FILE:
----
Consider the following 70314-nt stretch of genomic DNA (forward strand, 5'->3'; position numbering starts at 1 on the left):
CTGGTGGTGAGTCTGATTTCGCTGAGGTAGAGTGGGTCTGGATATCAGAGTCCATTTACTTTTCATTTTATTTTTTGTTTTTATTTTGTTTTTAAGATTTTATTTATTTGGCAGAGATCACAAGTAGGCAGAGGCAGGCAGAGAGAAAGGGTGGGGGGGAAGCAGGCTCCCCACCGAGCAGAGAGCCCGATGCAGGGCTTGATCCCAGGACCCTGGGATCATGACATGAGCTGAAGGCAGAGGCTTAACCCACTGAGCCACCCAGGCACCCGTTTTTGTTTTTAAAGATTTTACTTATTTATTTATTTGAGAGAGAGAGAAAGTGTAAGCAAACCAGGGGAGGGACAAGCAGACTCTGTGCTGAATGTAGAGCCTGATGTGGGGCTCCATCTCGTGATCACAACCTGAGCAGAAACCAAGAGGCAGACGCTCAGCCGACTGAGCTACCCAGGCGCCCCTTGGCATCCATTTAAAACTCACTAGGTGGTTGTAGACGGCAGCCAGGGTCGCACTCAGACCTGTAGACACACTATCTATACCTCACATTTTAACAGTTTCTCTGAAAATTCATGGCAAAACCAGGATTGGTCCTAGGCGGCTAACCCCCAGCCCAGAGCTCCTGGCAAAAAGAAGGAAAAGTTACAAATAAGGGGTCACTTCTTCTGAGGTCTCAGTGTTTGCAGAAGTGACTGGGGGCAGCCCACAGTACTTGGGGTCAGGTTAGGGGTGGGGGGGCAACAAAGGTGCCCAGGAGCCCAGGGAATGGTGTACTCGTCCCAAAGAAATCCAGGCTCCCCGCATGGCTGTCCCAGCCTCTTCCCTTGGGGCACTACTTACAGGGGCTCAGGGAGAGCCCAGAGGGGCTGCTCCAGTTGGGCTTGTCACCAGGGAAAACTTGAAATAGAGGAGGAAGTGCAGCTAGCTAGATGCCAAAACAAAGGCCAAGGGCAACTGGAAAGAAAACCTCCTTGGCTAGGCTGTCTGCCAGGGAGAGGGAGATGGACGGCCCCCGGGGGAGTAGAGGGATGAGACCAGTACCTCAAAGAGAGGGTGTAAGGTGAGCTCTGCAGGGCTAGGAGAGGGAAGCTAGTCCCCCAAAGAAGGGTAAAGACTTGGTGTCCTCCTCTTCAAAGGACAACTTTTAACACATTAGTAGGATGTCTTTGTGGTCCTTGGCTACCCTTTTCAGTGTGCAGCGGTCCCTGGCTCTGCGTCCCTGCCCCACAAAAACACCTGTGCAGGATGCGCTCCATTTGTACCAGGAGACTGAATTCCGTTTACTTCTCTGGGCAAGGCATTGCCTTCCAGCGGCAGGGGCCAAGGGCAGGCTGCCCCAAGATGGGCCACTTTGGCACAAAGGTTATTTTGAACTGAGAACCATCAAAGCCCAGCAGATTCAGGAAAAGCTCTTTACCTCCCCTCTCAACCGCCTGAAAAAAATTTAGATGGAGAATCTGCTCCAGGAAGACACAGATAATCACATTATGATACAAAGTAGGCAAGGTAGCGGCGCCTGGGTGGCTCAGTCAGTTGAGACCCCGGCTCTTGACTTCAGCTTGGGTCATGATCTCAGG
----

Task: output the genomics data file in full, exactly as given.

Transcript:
Consider the following 70314-nt stretch of genomic DNA (forward strand, 5'->3'; position numbering starts at 1 on the left):
CTGGTGGTGAGTCTGATTTCGCTGAGGTAGAGTGGGTCTGGATATCAGAGTCCATTTACTTTTCATTTTATTTTTTGTTTTTATTTTGTTTTTAAGATTTTATTTATTTGGCAGAGATCACAAGTAGGCAGAGGCAGGCAGAGAGAAAGGGTGGGGGGGAAGCAGGCTCCCCACCGAGCAGAGAGCCCGATGCAGGGCTTGATCCCAGGACCCTGGGATCATGACATGAGCTGAAGGCAGAGGCTTAACCCACTGAGCCACCCAGGCACCCGTTTTTGTTTTTAAAGATTTTACTTATTTATTTATTTGAGAGAGAGAGAAAGTGTAAGCAAACCAGGGGAGGGACAAGCAGACTCTGTGCTGAATGTAGAGCCTGATGTGGGGCTCCATCTCGTGATCACAACCTGAGCAGAAACCAAGAGGCAGACGCTCAGCCGACTGAGCTACCCAGGCGCCCCTTGGCATCCATTTAAAACTCACTAGGTGGTTGTAGACGGCAGCCAGGGTCGCACTCAGACCTGTAGACACACTATCTATACCTCACATTTTAACAGTTTCTCTGAAAATTCATGGCAAAACCAGGATTGGTCCTAGGCGGCTAACCCCCAGCCCAGAGCTCCTGGCAAAAAGAAGGAAAAGTTACAAATAAGGGGTCACTTCTTCTGAGGTCTCAGTGTTTGCAGAAGTGACTGGGGGCAGCCCACAGTACTTGGGGTCAGGTTAGGGGTGGGGGGGCAACAAAGGTGCCCAGGAGCCCAGGGAATGGTGTACTCGTCCCAAAGAAATCCAGGCTCCCCGCATGGCTGTCCCAGCCTCTTCCCTTGGGGCACTACTTACAGGGGCTCAGGGAGAGCCCAGAGGGGCTGCTCCAGTTGGGCTTGTCACCAGGGAAAACTTGAAATAGAGGAGGAAGTGCAGCTAGCTAGATGCCAAAACAAAGGCCAAGGGCAACTGGAAAGAAAACCTCCTTGGCTAGGCTGTCTGCCAGGGAGAGGGAGATGGACGGCCCCCGGGGGAGTAGAGGGATGAGACCAGTACCTCAAAGAGAGGGTGTAAGGTGAGCTCTGCAGGGCTAGGAGAGGGAAGCTAGTCCCCCAAAGAAGGGTAAAGACTTGGTGTCCTCCTCTTCAAAGGACAACTTTTAACACATTAGTAGGATGTCTTTGTGGTCCTTGGCTACCCTTTTCAGTGTGCAGCGGTCCCTGGCTCTGCGTCCCTGCCCCACAAAAACACCTGTGCAGGATGCGCTCCATTTGTACCAGGAGACTGAATTCCGTTTACTTCTCTGGGCAAGGCATTGCCTTCCAGCGGCAGGGGCCAAGGGCAGGCTGCCCCAAGATGGGCCACTTTGGCACAAAGGTTATTTTGAACTGAGAACCATCAAAGCCCAGCAGATTCAGGAAAAGCTCTTTACCTCCCCTCTCAACCGCCTGAAAAAAATTTAGATGGAGAATCTGCTCCAGGAAGACACAGATAATCACATTATGATACAAAGTAGGCAAGGTAGCGGCGCCTGGGTGGCTCAGTCAGTTGAGACCCCGGCTCTTGACTTCAGCTTGGGTCATGATCTCAGG